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Tor forced to reject ‘major financial donation’ due to U.S. law
“There are many battles Tor can fight. This is not one of them.”
Tor, the most prominent anonymity tool on the Internet, has always been funded in large part by the U.S. government because it promotes free, uncensored speech in all corners of the world.
If you’re an activist from one of countries that needs free speech tools the most, however, American law might not allow you to financially support Tor, a nonprofit whose tools might be your best country’s best hope for digital privacy and freedom.
An individual who lives in an unspecified country that the U.S. deems a state sponsor of terrorism—Iran, Syria, Cuba, and Sudan make up that esteemed group— recently tried to make a “large financial donation” to the Tor Project, the group’s executive director, Andrew Lewman, recently said. But Lewman had to deny the funds because U.S. law forbids the transaction due to U.S. embargoes on those countries.
The law is broad and sweeping, so taking bitcoins or dollar bills would have made no difference in the eyes of the courts. It’s all clearly illegal.
Many privacy advocates are angry that the Tor Project, a 501(c)(3) non-profit based out of the U.S., had to turn down funds that would help it offer better anti-censorship services to more people around the globe.
“There are many battles Tor can fight,” Lewman said in an email conversation. “This is not one of them.”
Jillian York, the Director of International Freedom of Expression at the Electronic Frontier Foundation, told the Daily Dot that she believes an even bigger problem is that a lot of technology is blocked in these embargoed countries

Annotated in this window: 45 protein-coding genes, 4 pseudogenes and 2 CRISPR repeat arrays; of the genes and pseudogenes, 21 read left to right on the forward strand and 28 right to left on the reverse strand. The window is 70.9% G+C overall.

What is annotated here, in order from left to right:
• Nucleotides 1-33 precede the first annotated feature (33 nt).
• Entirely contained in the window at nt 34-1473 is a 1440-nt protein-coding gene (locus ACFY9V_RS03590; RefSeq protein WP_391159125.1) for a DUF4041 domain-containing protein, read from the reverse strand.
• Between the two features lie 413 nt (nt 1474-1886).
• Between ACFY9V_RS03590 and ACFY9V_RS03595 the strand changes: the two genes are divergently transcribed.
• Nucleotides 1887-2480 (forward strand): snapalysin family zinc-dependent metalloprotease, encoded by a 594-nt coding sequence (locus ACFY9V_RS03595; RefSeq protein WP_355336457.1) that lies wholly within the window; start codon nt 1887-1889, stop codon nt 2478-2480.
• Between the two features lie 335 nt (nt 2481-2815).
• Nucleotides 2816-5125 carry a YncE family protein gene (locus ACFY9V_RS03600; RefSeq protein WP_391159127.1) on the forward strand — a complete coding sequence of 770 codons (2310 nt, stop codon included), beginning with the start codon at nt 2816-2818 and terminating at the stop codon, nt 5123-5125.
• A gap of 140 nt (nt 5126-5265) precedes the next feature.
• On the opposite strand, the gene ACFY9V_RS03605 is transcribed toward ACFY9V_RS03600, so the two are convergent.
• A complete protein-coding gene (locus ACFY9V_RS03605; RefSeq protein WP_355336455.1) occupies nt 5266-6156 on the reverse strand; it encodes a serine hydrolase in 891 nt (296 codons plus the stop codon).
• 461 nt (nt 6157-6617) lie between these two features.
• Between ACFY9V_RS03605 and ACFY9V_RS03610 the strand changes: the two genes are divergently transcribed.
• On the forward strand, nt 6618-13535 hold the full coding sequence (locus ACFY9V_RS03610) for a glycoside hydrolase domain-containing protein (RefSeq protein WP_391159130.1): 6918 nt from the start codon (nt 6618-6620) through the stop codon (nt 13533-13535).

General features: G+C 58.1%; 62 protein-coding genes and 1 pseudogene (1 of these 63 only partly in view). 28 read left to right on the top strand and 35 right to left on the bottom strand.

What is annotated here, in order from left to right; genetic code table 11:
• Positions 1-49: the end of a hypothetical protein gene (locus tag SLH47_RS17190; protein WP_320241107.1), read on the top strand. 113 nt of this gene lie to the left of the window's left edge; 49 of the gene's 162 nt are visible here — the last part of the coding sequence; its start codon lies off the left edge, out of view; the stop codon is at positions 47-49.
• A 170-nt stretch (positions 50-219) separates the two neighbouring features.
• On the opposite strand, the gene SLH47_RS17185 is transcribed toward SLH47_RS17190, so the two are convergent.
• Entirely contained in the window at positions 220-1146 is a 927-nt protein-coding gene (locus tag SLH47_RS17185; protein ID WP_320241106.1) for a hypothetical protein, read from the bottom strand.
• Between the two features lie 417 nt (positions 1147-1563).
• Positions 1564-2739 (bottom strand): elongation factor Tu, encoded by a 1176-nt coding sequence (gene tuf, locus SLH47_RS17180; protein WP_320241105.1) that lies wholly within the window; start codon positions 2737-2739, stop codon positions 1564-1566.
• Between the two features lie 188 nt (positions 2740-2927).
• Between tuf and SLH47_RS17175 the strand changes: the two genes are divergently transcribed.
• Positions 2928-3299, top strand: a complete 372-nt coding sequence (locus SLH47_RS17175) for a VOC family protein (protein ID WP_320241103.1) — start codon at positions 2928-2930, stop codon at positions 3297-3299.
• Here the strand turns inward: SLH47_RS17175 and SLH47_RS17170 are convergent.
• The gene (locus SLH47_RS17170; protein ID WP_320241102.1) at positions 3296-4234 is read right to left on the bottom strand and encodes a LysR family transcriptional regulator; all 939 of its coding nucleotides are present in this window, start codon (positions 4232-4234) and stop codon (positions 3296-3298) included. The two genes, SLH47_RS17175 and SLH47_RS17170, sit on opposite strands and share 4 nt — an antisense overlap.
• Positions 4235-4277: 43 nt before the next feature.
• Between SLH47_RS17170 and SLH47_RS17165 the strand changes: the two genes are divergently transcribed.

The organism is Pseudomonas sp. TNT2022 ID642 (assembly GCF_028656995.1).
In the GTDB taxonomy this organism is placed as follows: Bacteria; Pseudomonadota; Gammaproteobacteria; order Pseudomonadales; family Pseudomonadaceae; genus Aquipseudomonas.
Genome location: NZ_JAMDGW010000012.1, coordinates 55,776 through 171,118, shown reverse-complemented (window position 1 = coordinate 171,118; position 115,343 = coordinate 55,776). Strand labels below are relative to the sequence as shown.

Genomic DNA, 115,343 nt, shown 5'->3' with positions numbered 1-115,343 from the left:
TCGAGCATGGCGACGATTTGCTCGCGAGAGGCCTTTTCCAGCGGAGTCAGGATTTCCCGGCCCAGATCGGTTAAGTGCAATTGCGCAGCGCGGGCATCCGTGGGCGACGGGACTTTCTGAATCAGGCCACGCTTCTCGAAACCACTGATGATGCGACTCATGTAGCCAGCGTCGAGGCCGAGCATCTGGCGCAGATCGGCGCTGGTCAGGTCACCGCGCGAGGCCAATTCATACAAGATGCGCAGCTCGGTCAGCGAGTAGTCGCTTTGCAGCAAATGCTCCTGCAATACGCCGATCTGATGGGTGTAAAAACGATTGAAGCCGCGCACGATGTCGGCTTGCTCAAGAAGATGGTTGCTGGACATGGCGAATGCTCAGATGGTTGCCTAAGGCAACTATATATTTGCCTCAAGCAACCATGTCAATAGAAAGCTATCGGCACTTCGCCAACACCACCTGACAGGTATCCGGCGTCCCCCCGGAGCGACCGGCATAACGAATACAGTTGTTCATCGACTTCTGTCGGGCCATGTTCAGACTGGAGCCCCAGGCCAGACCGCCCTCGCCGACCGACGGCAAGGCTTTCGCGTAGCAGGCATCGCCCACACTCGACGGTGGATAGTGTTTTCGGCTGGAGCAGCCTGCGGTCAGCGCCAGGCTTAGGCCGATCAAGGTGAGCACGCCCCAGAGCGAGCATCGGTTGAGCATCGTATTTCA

The Treasury Department “has been helpful in recent years, issuing general licenses for export of certain communications tools to Iran and Syria,” York said in an email, “but no such thing yet exists for Sudan, for example—and I hear frequently from individuals there who want to, but can’t, access anti-virus software, [educational software], etc.”
Tor received over $2 million in funding in 2012, the latest year that has been made public by the organization. In every year since its founding, most of Tor’s funding has come from the U.S. government.
Photo via e-magic/Flickr (CC BY-ND 2.0)
Patrick Howell O'Neill is a notable cybersecurity reporter whose work has focused on the dark net, national security, and law enforcement. A former senior writer at the Daily Dot, O'Neill joined CyberScoop in October 2016. I am a cybersecurity journalist at CyberScoop. I cover the security industry, national security and law enforcement.